The money is intended for local charities. Some of these local charities help the homeless. There are other local charities as well as these.
The information in a defining relative clause is essential, so we can’t leave out the relative clause. The information in a non-defining relative clause is extra information which isn’t essential, so we can leave out the relative clause.
A defining relative clause which we can’t leave out; without this information we do not know which soldier the speaker is referring to.
Non-defining relative clauses which we can leave out:
The tour party was weakened when Gordon Hamilton withdrew yesterday because of a back injury.
We can use that instead of who, whom or which in defining relative clauses, but not in non-defining relative clauses:
I think anyone who speaks in public is nervous beforehand.
I think anyone that speaks in public is nervous beforehand.
Her car, which was very old, broke down after just five miles.
Her car, that was very old, broke down after just five miles.
(Relative clauses: defining and non-defining von English Grammar Today © Cambridge University Press.)
- Adjectives and adverbs
Easily confused words
- ’s or of or either?
- Above or over?
- Across, over or through?
- Advice or advise?
- Affect or effect?
- All or every?
- All or whole?
- Allow, permit or let?
- Almost or nearly?
- Alone, lonely, or lonesome?
- Along or alongside?
- Already, still or yet?
- Also, as well or too?
- Alternate(ly), alternative(ly)
- Although or though?
- Altogether or all together?
- Amount of, number of or quantity of?
- Any more or anymore?
- Anyone, anybody or anything?
- Apart from or except for?
- Arise or rise?
- Around or round?
- Arouse or rouse?
- As or like?
- As, because or since?
- As, when or while?
- Been or gone?
- Begin or start?
- Beside or besides?
- Between or among?
- Born or borne?
- Bring, take and fetch
- Can, could or may?
- Classic or classical?
- Come or go?
- Consider or regard?
- Consist, comprise or compose?
- Content or contents?
- Different from, different to or different than?
- Do or make?
- Down, downwards or downward?
- During or for?
- Each or every?
- East or eastern; north or northern?
- Economic or economical?
- Efficient or effective?
- Elder, eldest or older, oldest?
- End or finish?
- Especially or specially?
- Every one or everyone?
- Except or except for?
- Expect, hope or wait?
- Experience or experiment?
- Fall or fall down?
- Far or a long way?
- Farther, farthest or further, furthest?
- Fast, quick or quickly?
- Fell or felt?
- Female or feminine; male or masculine?
- Finally, at last, lastly or in the end?
- First, firstly or at first?
- Fit or suit?
- Following or the following?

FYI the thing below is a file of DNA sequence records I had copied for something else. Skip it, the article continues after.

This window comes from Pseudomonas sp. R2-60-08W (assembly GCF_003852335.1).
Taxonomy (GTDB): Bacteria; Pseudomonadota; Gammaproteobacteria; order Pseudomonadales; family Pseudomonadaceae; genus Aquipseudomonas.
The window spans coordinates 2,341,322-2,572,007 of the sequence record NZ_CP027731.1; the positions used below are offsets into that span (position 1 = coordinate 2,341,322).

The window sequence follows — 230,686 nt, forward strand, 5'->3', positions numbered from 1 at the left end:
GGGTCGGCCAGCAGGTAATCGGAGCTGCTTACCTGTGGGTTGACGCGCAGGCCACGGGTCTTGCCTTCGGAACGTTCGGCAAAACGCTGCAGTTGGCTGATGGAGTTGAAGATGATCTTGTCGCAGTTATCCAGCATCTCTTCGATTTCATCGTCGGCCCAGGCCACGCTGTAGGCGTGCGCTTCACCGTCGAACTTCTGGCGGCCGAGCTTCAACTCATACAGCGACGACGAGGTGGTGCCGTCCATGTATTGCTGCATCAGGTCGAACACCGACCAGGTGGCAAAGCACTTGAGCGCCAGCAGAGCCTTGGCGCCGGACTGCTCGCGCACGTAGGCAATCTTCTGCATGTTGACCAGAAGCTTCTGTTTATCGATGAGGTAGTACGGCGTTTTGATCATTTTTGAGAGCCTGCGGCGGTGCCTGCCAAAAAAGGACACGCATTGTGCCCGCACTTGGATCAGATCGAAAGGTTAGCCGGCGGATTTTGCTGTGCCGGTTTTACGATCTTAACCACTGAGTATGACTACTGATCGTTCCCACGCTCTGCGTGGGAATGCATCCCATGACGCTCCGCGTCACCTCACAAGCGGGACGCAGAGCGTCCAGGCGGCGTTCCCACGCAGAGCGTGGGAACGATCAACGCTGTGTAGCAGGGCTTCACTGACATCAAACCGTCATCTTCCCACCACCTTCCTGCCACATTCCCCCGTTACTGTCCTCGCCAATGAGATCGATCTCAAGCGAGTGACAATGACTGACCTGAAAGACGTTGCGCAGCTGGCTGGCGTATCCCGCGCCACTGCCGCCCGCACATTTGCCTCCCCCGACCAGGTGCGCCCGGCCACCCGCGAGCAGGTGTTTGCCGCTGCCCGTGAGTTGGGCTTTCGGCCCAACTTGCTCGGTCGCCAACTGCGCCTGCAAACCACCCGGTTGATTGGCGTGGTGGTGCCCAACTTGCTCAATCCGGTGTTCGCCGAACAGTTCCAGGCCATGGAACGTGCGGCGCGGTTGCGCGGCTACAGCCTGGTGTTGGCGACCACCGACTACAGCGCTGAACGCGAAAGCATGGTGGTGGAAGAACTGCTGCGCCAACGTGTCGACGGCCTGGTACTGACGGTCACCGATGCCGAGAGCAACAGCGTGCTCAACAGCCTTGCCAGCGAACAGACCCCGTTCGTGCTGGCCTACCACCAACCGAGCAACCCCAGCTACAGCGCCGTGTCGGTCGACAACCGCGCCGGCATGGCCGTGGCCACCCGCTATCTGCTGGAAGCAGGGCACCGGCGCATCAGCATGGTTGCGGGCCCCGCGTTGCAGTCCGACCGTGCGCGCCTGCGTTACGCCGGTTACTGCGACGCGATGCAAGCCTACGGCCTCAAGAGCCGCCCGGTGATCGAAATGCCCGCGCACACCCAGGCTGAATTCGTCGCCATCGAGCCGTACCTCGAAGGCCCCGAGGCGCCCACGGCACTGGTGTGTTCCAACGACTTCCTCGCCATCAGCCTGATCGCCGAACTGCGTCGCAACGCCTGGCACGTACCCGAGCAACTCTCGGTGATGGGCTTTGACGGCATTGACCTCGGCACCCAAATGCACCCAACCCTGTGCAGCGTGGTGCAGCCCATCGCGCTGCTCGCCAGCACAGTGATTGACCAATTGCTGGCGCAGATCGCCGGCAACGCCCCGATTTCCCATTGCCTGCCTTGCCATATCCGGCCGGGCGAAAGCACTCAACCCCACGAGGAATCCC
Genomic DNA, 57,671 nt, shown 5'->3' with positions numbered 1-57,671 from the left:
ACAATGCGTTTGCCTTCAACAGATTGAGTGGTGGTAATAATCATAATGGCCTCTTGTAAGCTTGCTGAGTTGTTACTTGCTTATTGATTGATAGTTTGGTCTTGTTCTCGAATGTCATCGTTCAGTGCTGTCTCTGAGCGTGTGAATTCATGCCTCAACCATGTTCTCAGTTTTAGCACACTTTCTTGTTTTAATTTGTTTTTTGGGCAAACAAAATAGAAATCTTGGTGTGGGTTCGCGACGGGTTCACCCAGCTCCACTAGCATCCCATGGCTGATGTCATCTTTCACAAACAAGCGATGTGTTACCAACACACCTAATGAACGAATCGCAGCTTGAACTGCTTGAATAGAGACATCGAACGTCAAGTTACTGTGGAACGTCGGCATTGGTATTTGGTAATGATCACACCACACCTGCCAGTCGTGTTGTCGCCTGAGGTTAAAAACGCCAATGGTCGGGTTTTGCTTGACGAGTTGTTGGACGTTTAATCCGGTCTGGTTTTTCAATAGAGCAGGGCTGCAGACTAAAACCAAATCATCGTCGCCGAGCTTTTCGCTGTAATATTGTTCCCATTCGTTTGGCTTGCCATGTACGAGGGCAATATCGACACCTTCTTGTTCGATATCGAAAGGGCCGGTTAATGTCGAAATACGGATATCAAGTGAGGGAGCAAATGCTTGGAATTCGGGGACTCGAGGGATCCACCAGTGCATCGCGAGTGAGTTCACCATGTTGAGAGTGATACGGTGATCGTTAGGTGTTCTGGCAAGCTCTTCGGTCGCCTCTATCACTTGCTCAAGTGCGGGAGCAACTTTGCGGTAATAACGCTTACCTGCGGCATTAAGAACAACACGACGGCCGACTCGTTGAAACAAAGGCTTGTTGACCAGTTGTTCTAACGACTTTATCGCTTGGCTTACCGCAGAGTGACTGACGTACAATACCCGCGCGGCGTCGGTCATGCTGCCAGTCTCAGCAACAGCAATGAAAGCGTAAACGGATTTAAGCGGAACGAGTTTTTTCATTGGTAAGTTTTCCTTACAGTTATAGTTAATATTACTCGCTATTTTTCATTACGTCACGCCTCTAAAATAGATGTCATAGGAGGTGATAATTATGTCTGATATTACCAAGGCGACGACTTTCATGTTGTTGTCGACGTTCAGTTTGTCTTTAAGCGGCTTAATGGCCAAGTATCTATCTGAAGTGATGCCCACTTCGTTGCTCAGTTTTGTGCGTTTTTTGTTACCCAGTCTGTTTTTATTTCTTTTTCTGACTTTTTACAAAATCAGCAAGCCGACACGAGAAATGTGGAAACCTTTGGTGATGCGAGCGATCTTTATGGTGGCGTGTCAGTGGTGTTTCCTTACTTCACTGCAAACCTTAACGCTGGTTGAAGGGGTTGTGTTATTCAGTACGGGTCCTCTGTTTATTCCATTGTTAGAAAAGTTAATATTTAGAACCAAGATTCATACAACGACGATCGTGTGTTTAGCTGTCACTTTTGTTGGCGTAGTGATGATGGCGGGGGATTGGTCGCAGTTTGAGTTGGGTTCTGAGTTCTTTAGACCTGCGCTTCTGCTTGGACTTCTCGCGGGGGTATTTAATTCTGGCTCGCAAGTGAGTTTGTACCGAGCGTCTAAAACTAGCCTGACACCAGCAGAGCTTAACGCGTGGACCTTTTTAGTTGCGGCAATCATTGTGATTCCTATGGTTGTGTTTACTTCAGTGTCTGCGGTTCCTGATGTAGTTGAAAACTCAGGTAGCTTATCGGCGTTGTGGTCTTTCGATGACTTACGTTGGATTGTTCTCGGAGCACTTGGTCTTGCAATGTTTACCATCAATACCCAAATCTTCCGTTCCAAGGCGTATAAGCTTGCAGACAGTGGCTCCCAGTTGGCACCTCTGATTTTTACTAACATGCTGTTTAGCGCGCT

- For or since?
- Forget or leave?
- Full or filled?
- Fun or funny?
- Get or go?
- Grateful or thankful?
- Hear or listen (to)?
- High or tall?
- Historic or historical?
- House or home?
- How is …? or What is … like?
- If or when?
- If or whether?
- Ill or sick?
- Imply or infer?
- In the way or on the way?
- It’s or its?
- Late or lately?
- Lay or lie?
- Lend or borrow?
- Less or fewer?
- Look at, see or watch?
- Low or short?
- Man, mankind or people?
- Maybe or may be?
- Maybe or perhaps?
- Nearest or next?
- Never or not … ever?
- Nice or sympathetic?
- No doubt or without doubt?
- No or not?
- Nowadays, these days or today?
- Open or opened?
- Opportunity or possibility?
- Opposite or in front of?
- Other, others, the other or another?
- Out or out of?
- Permit or permission?
- Person, persons or people?
- Pick or pick up?
- Play or game?
- Politics, political, politician or policy?
- Price or prize?
- Principal or principle?
- Quiet or quite?
- Raise or rise?
- Remember or remind?
- Right or rightly?
- Rob or steal?
- Say or tell?
- So that or in order that?
- Sometimes or sometime?
- Sound or noise?
- Speak or talk?
- Such or so?
- There, their or they’re?
- Towards or toward?
- Wait or wait for?
- Wake, wake up or awaken?
- Worth or worthwhile?
- Nouns, pronouns and determiners
Prepositions and particles
- Among and amongst
- At, in and to (movement)
- At, on and in (place)
- At, on and in (time)
- Beneath: meaning and use
- By + myself etc.
- For + -ing
- In front of
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- Prepositional phrases
Words, sentences and clauses
- about words, clauses and sentences
- as and as expressions
- comparing and contrasting
- conditionals and wishes
- linking words and expressions
- questions and negative sentences
- relative clauses
- reported speech
- so and such
- word formation
- word order and focus
- Using English
Das Wort des Tages
a period of time during which an animal or person that might have a disease is kept away from other people or animals so that the disease cannot spread